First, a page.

Lou had suffered fractures of both sesamoid bones in his left front ankle. He underwent prompt surgery but the damage was severe, leaving him with a life sentence as a “pasture ornament.” Fortunately for Lou, a board member of the rescue was thrilled to embrace him as part of her beloved equine family. Gail still recalls his noble yet kind disposition the very day he was welcomed home. And though the physical limitations resulting from racing injuries bound him to this earth, Lou’s Expectation’s spirit continued to soar upon wings of eagles. Lou was lovingly cared for by Gail for too short a time. Less than two years after his rescue from the track, Lou colicked and required euthanasia while on the operating table. During surgery, a tear was discovered in his diaphragm. His intestine had migrated up through the tear and had become necrotic, greatly diminishing his chances for survival.

The tear in Lou’s diaphragm was determined to have not been a recent injury, but rather an existing one from some prior blunt force trauma to his body. A probable cause would be when two horses collide with each other during a race, just as Lou and Mr. Lucky Numbers did less than three years before Lou died. And although Lou’s life was cut drastically short, he was fortunate to experience love and kindness in the end. Mr. Lucky Numbers was not so fortunate…racing to 10 years of age, he was confirmed slaughtered in 2008.

Thursday, during Santa Anita’s 3rd race, Facoltoso “was pulled up into the second turn and vanned off.” Later in the day, Betcee Cash, running in a $5,000 maiden claiming race at Lone Star, “went wrong [and was] vanned off.” The bones in both horses are (were) still growing.

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Once again, without NY-like injury/death databases, the horses’ conditions, or lack thereof, shall remain a mystery. To those who still insist on calling horseracing sport, the burden falls to cite another professional sport whose athletes simply disappear. This is horseracing.

Over a two-day span (Oct 8th, 9th), NY lost three more racehorses. Aqueduct, which doesn’t begin its winter campaign until November 1st, reports that four-year-old Unbroken Dream “unseated exercise rider – ran loose in barn area hitting stationary object – fx LF leg [and was] euthanized.” At Belmont, Doyouseeme, five, “suffered a fracture to her left front leg while breezing and was euthanized on the track.” And finally, fellow Belmont denizen Roih Jones, who had yet to run a race, died from a “severe left-front hoof infection.” The Empire State, 91 dead and counting.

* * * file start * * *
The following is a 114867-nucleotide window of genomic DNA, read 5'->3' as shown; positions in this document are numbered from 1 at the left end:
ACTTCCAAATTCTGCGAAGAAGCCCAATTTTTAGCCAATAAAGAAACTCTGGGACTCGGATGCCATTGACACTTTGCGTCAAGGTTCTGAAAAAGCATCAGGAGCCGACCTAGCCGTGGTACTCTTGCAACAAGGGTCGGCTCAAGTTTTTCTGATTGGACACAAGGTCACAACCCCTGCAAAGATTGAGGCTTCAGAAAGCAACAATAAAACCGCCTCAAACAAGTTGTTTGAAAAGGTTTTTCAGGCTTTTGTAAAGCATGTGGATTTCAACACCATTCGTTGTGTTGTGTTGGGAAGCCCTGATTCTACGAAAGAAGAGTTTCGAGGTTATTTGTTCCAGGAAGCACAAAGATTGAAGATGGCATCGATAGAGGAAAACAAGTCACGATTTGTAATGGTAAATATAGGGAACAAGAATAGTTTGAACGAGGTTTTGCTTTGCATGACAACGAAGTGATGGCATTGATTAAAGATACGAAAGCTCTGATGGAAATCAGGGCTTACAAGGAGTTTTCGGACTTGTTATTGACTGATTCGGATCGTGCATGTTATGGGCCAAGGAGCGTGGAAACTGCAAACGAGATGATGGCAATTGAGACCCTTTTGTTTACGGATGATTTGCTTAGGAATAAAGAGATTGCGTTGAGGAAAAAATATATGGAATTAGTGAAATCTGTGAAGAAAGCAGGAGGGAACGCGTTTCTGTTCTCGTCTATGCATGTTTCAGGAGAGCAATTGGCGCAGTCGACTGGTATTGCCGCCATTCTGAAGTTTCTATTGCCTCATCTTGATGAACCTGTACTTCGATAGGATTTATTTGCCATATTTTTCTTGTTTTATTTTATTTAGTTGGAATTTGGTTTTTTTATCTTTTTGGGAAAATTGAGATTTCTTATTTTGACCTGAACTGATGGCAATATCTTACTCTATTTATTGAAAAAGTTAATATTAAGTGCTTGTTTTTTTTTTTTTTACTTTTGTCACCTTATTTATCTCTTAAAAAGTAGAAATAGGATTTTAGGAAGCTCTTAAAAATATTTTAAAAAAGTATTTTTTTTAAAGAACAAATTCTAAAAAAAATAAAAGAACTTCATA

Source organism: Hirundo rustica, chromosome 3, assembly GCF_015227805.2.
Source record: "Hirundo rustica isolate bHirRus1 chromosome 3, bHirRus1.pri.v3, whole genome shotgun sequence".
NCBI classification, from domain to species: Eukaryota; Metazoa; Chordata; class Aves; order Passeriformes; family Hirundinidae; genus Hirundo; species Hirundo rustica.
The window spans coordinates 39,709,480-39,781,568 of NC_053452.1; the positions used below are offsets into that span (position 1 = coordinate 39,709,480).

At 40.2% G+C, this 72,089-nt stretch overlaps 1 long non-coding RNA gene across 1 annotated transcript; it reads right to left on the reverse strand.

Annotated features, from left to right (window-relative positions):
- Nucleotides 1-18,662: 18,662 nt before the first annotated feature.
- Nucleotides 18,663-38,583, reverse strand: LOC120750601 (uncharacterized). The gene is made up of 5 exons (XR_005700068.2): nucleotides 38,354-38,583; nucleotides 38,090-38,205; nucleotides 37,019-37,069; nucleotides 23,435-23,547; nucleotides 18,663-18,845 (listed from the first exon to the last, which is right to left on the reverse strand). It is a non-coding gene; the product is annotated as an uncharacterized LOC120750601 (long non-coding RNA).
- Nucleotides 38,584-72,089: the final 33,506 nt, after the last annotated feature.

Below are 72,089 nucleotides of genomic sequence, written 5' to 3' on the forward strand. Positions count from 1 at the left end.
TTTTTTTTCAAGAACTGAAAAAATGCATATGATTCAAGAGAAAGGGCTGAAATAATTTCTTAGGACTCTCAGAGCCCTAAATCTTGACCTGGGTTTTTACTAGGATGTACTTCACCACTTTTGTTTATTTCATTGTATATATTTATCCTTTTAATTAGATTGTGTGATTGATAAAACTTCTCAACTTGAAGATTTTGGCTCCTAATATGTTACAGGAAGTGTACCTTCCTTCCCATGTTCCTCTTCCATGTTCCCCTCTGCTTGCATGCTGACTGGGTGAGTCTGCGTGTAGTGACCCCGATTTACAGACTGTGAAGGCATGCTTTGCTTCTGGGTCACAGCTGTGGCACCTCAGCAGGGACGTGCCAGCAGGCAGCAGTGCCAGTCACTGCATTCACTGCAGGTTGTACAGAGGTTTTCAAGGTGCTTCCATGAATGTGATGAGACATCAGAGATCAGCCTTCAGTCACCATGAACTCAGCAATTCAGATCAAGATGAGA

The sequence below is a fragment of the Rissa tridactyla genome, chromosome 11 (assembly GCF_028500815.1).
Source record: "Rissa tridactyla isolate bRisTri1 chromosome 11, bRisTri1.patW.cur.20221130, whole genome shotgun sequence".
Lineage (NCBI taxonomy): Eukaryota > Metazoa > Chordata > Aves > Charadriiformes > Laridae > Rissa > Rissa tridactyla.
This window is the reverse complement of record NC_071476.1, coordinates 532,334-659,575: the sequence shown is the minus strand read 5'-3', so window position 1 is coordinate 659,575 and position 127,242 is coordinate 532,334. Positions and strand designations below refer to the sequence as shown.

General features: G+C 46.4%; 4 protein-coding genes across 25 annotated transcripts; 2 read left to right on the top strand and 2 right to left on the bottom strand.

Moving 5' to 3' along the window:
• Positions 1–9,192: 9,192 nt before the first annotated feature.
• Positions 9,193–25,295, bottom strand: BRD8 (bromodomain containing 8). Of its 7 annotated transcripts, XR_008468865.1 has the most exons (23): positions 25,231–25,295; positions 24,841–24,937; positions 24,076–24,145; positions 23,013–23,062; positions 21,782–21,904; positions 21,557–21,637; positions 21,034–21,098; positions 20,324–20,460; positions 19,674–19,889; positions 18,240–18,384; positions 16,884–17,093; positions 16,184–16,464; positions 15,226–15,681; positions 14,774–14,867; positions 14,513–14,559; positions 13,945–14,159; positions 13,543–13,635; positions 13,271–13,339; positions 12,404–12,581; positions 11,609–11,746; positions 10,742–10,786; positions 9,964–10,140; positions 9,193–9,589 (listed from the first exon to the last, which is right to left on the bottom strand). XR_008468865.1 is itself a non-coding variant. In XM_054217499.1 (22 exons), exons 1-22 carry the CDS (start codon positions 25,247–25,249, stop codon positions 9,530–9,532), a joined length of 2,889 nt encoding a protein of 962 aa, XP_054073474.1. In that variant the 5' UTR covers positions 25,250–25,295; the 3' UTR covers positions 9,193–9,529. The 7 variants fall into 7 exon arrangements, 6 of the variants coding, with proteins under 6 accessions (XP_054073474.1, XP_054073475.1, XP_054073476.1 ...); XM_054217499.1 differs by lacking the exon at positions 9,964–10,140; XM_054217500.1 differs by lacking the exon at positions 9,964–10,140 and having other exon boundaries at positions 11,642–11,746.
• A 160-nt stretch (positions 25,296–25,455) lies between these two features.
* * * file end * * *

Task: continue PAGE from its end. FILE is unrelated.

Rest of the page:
Illinois horseracing has been in a precipitous decline (hanging by a thread, really) since the first riverboat casinos were christened in 1991. But the horsemen refuse to quietly fade away. Invoking their supposedly rich tradition and incessantly warning of economic havoc should they be allowed to fail, they demand, arrogantly, more. More, that is, than the 3% they’re legally allowed to skim from the casinos. What they want is Video Lottery Terminals (VLTs) installed at the state’s five tracks so they can “properly compete” with the riverboats and neighboring racino states.

Without the racinos, many in Illinois predict catastrophe. Hawthorne president Tim Carey says (NBCChicago, 4/22/13) “it will be a slow, miserable death for racing.” And trainer Debbie Allison adds (WBEZ, 6/11/12), “If we don’t get the slots, we’re really just done.” Some, though, are less-than-sympathetic. Illinois politician Ed Schock (Chicago Tribune, 4/6/11): “If you can’t make it, then maybe it’s time to reconsider whether Illinois is a good place for horse racing. They’re already getting a subsidy. If people aren’t interested in going to horse racing in enough numbers, it would seem horse racing isn’t viable anymore.”


Once introduced, racino revenue soon makes up the bulk of purse money, replacing what should (handle and attendance). According to the Chicago Tribune, since Indiana went to slots in 2007, purse money has nearly tripled, while handle has declined. In short, where slots exist, the horsemen laugh all the way to the bank. Yonkers publicity director Frank Drucker (Sun-Times, 2/26/11): “The slots are the engine that drives the operation. We’d be lying if we said racing had a fan base close to what it did in its heydey.” Forced to rely on product alone – like almost every other American business – much of racing would not survive. Even in venerable NY, slots prop the industry.

Once given, the subsidy morphs to entitlement, and attempts to wean are met with indignation from the horse people (“How dare you put our people out of work!”). It – racetracks with VLTs – becomes the new normal. Illinois State Rep. Lou Lang, a slots advocate, says that “the horse-racing industry is dying on the vine.” But “dying on the vine” implies a premature end, mostly due to lack of support. This does not describe horseracing. One, racing people have been earning off the backs of enslaved horses for well over a century. And two, it is the buying public that is not adequately supporting the industry. The market has spoken.